Dolly

February 3, 2013 at 6:40 pm (Dani Clark, Soliloquy)

When I started showing with my son, Dolly started telling me she was pregnant too. Grinning, she would look down and rub her distended belly. “It’s a female child,” she would nod, “due in nine months.”

“Gonna drive down to Tennessee to have it,” she would say. “Fawtha’s outta the picture, see. You’re looking mighty pretty today. Might you spare some change for a Pepsi?”

That scene occurred five years ago and many times hence. Dolly is dead now, of a large malignant tumor in her belly, one we all could have told you had been there for years, but which the doctors of her urine-saturated, profit-turning nursing home only recently diagnosed.

Usually Dolly would linger near the vending machines, hoping on the kindness of strangers, or at least their susceptibility to compliments. She tottered, often barefoot, but her skinny legs were strong. From the incoherence I knew that dementia or Alzheimer’s was to blame for her residency at the nursing home.

But the thing about Dolly, the thing that really got me: her tales were as tangled as her gaze was real.

I visited Dolly 10 days before she died. It was two days before Christmas and I can see her still.

In her room I find her, sitting upright in bed and fidgeting to straighten the hospital gown over the tops of her thighs. I glance at her diaper, yellowed and bunched into a V shape by her incessant adjusting. An oxygen tube has fallen around her neck.

“Hi Dolly,” I say. “Are you ok? We just had our Christmas party downstairs. I brought you a bag of candy.” Now if Dolly were sane I would tell you what the look in her eyes said: I am trapped. Something is wrong. You need to know this.

But she has never been sane, at least not the last five years, and her words belie the eyes. “How do you do? You look so pretty” she says, following quickly with, “Could I have a Pepsi, dear?” As I am thanking her for the compliment, a preacher and his wife walk in.

The duo are so far outside my milieu they almost seem like movie characters. They are black like Dolly. He wears an ill-fitted suit and frosty the snowmen dance on his tie. He is missing two teeth, one from the top and one from the bottom. His shoes are patent leather and he carries a well-worn paperback Bible. The woman is dressed up in red, and like him, she is smiling.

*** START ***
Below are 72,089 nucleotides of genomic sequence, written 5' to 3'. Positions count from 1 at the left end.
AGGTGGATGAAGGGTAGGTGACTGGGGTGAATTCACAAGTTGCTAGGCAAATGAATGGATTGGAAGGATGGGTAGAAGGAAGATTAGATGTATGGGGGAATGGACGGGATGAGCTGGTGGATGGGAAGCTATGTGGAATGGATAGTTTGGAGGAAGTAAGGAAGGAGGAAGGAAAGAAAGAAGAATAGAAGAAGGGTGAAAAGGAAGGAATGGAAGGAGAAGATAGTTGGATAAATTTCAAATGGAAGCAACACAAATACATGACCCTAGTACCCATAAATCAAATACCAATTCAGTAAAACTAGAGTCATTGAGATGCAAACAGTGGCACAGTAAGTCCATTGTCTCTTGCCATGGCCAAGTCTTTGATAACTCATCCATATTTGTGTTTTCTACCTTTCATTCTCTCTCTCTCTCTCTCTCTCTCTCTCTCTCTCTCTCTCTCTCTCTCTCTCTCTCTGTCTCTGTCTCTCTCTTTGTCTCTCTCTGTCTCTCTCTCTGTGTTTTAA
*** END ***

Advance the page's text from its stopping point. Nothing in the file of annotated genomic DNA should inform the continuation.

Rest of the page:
“We have come to offer prayers. Isn’t that better than a Pepsi now? Everyone needs prayers Dolly, so let us read from Psalm 101,” says the nameless preacher opening his bible. Dolly sits up straighter in the bed, but her face registers confusion. “Everyone gather round Dolly now and hold hands.”

Dolly’s head whips around, searching everyone’s eyes. She is upset and I am beginning to feel that way too. But then, as if a hypnotist has snapped his fingers somewhere, she slackens, docile before the prayers. Tears well in my eyes, but I can’t wipe them because I am holding hands with the preacher and his wife.

“My eyes will be on the faithful in the land, that they may dwell with me; the one whose walk is blameless will minister to me.”

Why God? I think as the preacher goes on sing-song. How can it be me, the person here with Dolly? It’s not fair to her, I have no words.  Actually, I have nothing. You should not entrust this to me. It’s too grand. Dolly came into this world a screaming infant from a woman who bore her for nine months and patted her own belly. Dolly ran and played, probably barefoot on clay or concrete, who the hell knows, maybe you. And her life is so much more than–so far beyond–any similarly naive image I can conjure. Please be with Dolly, be with Dolly, be with Dolly. Please God.

Standing over Dolly, I see the flack flesh of her leg hanging over the femur. It is light brown and scaly. I am so sad for her. Does she know what’s going on here? Or does she just want someone to buy her a damned can of Pepsi?

When the prayer is done Dolly says her baby is due soon. She pats her belly then rummages in the brown paper bag of candy. She looks up. “It’s a female child,” she says. The preacher and his wife chuckle at this and leave the room, on to the next needy soul.

It is then that the awareness spreads through me like spilled milk on a wide table: Yes, my dear Dolly, you are waiting for your child. We are all waiting. We still hope.

I sit on the edge of the bed and lean in close, taking her cheeks between my palms. I love you Dolly. I love you, honey. Goodbye sweetie, I have to go. I love you.

I kiss the top of Dolly’s head, my lips on her gray curly hair; I pivot quickly and walk out the door.

– Dani Clark.

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